Here’s one example from a hotel in the Boston area. They posted this in the lobby:

posting reviews

Here’s an example from an business in Iowa:

posting reviews online - Iowa example

Both of these are great because they connect offline and online channels. The times where both are operating in a vacuum are long gone.

The first one highlights a four-star rating, the second reminds people who love the business to leave reviews. Well done.

It’s probably best to embrace reviews, encourage fair ones and use the negative ones to learn from and improve. If a customer leaves a negative review – for example saying that parking was bad – maybe parking really was bad. Perhaps there’s something we can do about the parking.

At the least we should respond to reviews – positive and negative ones – and offer our insights as necessary. Then, when it’s appropriate do more of what’s working and less of what’s not. Changes are OK!

We can’t keep the old and do the new

You hear the cliches:

We are innovating, taking it to the next level, etc., etc.

Many organizations and people want to be on the cutting edge – without being on the bleeding edge – of innovation. Those organizations say they want to go with the times and adjust to consumer behavior.

I love the new and innovative. I try not to chase too many shiny objectives – at least not for too long. I mention this here, because when we truly want to be innovative, that also means that we may potentially – most likely actually – have to give something up. We have to let go of something else. And to give something up, we have to be really sure that where we are going is worth giving up whatever we have.

But, I’ve heard this often over the years: We are doing this new thing but/and we are not letting go off the old thing. Because you know the old thing is still kind of  working and we’ll just keep it around and experiment with the new thing.

I’ve heard this from organizations in a number of different industries, including nonprofits, media companies and others.

Then – after a week or two – the new thing isn’t working to the extent the old thing has been working for decades and we declare that the new thing was just a shiny object and we are going to stop chasing it.

The thing is, most new things won’t work the day after they were implemented and they certainly shouldn’t be compared to something that worked for a long time and that took a long time to get to that working stage.

Plus, whether or not something is working depends on your definition of working.

Often, for new things to work, we have to let go of something old. Sometimes that’s an actual legacy product, or it’s a workflow and sometimes it’s people with outdated skills.

Perhaps, instead of focusing on old or new, we should focus on whatever tool gets us to accomplish our vision in the most meaningful way.

Let’s use the example of a media company: If the media company’s vision and purpose is to publish a daily newspaper it’ll be hard – if not impossible – to ever think about other channels in a truly meaningful way.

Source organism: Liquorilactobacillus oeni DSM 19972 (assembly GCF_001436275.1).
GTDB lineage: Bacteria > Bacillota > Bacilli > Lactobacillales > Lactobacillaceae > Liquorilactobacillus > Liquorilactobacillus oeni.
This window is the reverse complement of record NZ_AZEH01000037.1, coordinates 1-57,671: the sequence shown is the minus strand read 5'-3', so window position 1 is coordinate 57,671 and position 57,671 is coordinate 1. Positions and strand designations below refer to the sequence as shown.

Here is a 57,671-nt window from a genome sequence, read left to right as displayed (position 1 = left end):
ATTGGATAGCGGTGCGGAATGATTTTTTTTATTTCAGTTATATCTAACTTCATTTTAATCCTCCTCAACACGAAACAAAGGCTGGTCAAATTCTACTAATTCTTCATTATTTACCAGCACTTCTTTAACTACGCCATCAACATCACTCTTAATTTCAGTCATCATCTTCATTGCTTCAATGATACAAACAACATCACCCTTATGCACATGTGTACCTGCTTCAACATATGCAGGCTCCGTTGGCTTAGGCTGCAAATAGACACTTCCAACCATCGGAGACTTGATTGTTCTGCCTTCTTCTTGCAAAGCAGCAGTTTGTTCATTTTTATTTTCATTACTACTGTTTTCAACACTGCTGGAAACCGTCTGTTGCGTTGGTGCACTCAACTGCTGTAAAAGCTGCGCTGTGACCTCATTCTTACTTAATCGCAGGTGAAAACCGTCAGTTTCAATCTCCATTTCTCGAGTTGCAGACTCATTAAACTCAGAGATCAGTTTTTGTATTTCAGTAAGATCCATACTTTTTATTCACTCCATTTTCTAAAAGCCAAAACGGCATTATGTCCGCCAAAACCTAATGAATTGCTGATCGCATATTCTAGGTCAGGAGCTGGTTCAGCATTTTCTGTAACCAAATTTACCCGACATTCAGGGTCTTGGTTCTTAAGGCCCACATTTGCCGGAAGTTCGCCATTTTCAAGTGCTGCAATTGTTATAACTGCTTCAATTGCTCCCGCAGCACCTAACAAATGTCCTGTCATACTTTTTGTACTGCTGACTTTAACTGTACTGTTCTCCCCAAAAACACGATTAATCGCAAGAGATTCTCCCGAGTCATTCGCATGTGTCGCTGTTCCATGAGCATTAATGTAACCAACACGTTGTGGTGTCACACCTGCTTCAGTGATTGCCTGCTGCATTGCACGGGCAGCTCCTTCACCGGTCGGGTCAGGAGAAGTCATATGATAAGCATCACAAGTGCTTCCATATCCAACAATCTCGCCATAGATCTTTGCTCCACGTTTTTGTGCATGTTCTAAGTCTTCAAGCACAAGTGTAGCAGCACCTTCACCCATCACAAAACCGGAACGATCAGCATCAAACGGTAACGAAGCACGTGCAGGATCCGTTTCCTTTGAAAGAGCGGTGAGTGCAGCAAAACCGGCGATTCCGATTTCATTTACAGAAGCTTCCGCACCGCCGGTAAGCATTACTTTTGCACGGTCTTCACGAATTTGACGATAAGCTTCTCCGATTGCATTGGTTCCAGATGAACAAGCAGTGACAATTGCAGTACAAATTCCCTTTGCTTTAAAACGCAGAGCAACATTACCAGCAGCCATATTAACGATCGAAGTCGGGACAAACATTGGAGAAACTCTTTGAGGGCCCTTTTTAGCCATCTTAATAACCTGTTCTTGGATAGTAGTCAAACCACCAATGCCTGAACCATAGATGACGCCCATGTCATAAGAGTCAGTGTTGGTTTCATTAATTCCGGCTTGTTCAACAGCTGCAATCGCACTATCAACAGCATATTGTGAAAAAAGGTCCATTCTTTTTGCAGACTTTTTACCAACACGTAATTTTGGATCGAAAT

But, if the vision and mission is to inform our communities about the most relevant happenings to them, we’ll figure out a way to best do that. It might be a newspaper, or it might be something online or who knows what new channel might be invented before too long.

The same holds true for just about any other organization. We can give up an old technique if the new technique helps us reach our vision. For that, our vision has to be big enough. If the old technique is also the vision and purpose, it’s impossible.

When is it OK to swear in blog posts and on social media?

You know that an answer filled with just foul language could have been my response here, right?

But foul language doesn’t belong on this blog. I can make my point without it. (And it’s not like I haven’t been around my share of cursing. I did grow up as a football player, you know.)

WTH headlines are common. Yes, that’s cursing. So, are other acronyms. Using words that are similar to cursing but not quite the right word are still swearing as well.

I won’t name any names or point fingers here but I’m seeing more and more cursing happening out there on blog posts and in social media. Maybe it’s how people talk offline, too, and if that’s the case I applaud them for being their authentic selves offline and online. For me cursing in copy can usually be eliminated and doesn’t add much to stories anyway. They are extra words that can be cut – for the most part.

So, why are we seeing more cursing in blog posts and when should we curse – if ever? At least I’m perceiving there to be more. Sometimes, I even see it from established brands. OMG (That’s not swearing, right?) It’s probably just an evolution of language and what’s accepted – even if not by all.

I did ask my social media friends about when it’s OK to swear. You can see the responses at the bottom of this post. They ranged from:

  • Never
  • Do it if your audience does it
  • If it’s you, go ahead
  • Do it occasionally